Effects of Weikart's Sequential Approach to Rhythmic Movement on Development of Rhythmic Competency in Primary Age Children
Trump, Patricia B.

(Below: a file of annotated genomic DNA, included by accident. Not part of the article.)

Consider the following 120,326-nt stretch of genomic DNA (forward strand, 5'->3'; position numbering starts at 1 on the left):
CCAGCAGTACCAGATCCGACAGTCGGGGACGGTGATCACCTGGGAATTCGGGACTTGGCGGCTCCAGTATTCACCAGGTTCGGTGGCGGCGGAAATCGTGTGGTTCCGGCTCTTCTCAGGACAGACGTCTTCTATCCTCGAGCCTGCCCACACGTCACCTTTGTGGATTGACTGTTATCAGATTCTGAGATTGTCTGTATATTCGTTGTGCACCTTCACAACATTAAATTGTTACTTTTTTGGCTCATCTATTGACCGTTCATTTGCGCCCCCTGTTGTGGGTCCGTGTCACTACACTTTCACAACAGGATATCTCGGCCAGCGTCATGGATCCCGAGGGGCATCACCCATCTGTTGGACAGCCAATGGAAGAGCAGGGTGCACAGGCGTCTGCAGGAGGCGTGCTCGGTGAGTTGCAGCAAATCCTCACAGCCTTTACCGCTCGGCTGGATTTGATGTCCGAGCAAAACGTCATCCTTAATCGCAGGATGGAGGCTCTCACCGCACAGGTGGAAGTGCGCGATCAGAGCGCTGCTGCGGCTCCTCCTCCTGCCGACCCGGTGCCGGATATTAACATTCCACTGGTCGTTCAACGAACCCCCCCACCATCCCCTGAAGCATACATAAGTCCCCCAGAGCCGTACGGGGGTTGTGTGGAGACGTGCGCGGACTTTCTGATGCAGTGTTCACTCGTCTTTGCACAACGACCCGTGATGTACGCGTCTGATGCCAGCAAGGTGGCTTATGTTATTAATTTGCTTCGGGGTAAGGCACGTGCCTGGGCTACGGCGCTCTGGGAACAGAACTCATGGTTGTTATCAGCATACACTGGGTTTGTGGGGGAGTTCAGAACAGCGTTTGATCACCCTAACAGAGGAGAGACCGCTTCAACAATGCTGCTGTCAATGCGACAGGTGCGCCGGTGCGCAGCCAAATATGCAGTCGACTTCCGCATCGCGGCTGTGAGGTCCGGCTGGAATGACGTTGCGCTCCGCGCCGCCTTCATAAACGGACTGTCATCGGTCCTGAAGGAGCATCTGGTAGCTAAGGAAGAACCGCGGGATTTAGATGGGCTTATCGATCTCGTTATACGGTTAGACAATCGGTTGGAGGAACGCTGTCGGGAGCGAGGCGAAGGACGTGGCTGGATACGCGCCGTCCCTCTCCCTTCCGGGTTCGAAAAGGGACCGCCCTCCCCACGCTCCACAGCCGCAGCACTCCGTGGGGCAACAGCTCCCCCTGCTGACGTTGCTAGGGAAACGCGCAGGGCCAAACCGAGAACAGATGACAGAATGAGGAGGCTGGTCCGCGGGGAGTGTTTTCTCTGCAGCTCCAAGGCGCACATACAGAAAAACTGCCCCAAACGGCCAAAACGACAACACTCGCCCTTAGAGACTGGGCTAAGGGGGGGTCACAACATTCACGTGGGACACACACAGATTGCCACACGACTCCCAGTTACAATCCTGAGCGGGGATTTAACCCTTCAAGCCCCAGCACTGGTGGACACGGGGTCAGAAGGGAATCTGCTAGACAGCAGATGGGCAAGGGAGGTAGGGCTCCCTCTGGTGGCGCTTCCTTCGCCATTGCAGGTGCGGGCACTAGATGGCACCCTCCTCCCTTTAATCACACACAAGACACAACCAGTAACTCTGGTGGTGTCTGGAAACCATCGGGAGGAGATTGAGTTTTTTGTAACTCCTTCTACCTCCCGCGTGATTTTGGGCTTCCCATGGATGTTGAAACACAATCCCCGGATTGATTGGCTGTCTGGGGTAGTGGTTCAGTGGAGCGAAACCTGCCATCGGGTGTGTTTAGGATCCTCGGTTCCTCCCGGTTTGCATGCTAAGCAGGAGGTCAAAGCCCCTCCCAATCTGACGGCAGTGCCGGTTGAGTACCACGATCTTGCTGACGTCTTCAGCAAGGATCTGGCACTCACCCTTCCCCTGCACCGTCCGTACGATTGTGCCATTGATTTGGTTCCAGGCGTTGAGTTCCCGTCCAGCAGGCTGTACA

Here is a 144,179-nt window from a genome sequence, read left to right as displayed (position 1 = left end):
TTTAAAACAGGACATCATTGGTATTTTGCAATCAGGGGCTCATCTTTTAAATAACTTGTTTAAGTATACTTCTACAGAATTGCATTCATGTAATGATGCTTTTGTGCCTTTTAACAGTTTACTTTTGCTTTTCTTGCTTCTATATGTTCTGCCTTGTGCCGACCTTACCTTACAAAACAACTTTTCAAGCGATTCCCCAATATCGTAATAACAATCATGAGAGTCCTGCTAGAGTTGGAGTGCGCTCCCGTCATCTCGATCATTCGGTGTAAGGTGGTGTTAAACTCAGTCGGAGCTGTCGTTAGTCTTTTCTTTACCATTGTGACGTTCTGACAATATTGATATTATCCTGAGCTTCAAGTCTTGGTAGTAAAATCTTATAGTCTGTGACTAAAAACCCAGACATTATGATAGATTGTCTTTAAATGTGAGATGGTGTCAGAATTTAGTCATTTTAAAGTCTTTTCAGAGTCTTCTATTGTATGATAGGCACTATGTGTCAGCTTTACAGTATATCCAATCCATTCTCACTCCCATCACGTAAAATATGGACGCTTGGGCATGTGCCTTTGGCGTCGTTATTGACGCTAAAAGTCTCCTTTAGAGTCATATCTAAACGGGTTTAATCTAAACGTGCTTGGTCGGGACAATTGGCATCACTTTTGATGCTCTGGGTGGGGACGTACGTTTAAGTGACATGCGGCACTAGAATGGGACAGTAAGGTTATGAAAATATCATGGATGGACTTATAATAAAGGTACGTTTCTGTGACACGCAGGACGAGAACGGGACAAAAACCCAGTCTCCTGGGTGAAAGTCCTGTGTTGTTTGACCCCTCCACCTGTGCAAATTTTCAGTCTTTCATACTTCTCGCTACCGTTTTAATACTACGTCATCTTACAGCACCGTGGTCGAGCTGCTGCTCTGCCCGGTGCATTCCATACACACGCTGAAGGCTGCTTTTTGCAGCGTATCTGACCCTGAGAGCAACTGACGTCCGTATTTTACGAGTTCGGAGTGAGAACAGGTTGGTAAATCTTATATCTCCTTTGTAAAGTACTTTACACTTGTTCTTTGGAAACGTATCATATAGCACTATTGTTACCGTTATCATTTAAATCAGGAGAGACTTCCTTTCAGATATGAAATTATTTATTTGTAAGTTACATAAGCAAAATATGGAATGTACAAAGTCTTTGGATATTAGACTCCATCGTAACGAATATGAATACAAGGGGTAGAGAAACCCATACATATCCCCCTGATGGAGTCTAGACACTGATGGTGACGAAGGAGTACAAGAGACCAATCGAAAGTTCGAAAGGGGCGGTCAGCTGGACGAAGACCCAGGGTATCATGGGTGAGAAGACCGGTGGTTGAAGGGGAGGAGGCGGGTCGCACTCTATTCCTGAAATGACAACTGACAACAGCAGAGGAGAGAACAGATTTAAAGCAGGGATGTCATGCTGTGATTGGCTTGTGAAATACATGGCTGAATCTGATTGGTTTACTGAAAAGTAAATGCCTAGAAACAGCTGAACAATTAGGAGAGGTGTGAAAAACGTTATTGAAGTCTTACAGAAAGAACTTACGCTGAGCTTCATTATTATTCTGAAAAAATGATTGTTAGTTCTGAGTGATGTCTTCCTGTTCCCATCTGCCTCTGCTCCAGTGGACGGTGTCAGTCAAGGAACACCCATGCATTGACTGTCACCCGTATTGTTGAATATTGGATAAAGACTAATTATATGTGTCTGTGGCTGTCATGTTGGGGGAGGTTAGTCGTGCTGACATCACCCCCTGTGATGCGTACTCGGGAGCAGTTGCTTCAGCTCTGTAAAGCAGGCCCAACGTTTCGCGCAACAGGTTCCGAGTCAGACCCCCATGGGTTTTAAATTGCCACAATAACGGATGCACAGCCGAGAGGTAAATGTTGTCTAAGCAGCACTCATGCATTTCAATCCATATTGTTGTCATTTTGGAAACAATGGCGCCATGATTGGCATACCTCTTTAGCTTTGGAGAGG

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Problem. The purpose of this study was to compare the rhythmic competency of children receiving training using Weikart's Sequential Approach to Rhythmic Movement, and those receiving no training. Variables included gender and task alteration. Procedure. The sample consisted of 54 first graders. The Rhythmic Competency Analysis Test (RCAT) was administered to measure initial rhythmic competency. The experimental group received approximately 25 five-minute training sessions over a period of four months. Lessons were taken from Weikart's book, Music and Movement. The control grcup received no special training in rhythmic movement. An equivalent form of the RCAT was administered to all subjects at the end of the treatment period. Findinqs. RCAT data was treated statistically with t tests and with a 2(gender) x 2(instruction) factorial analysis of variance design. During the treatment period the subjects made significant improvement in RCAT scores, p<.001. Results showed locomotor tasks to be significantly more difficult than nonlocomotor tasks, p<.001. Gender was found to be significant only for Task 1 (patting bilaterally), p<.05. The experimental group made significantly better progress than the control group for locomotor tasks, p<.05, but there were no significant differences due to instruction for nonlocomotor tasks. Conclusions. The study concluded that while maturation was important to the development of rhythmic competency, instruction using Weikart's method could inprove performance, particularly locomotor skills. It was also found that the method of instruction could be implemented into a primary school music curriculum with a minimum investment of time and money. Recommendations. The study recommends that training in rhythmic movement be incorporated into elementary music classes, and that greater emphasis he placed on locomotor movement activities. Further research using an improved scoring method and a larger sample is needed in ordcr to clarify the effects of gender and to generalize these findings to other populations.
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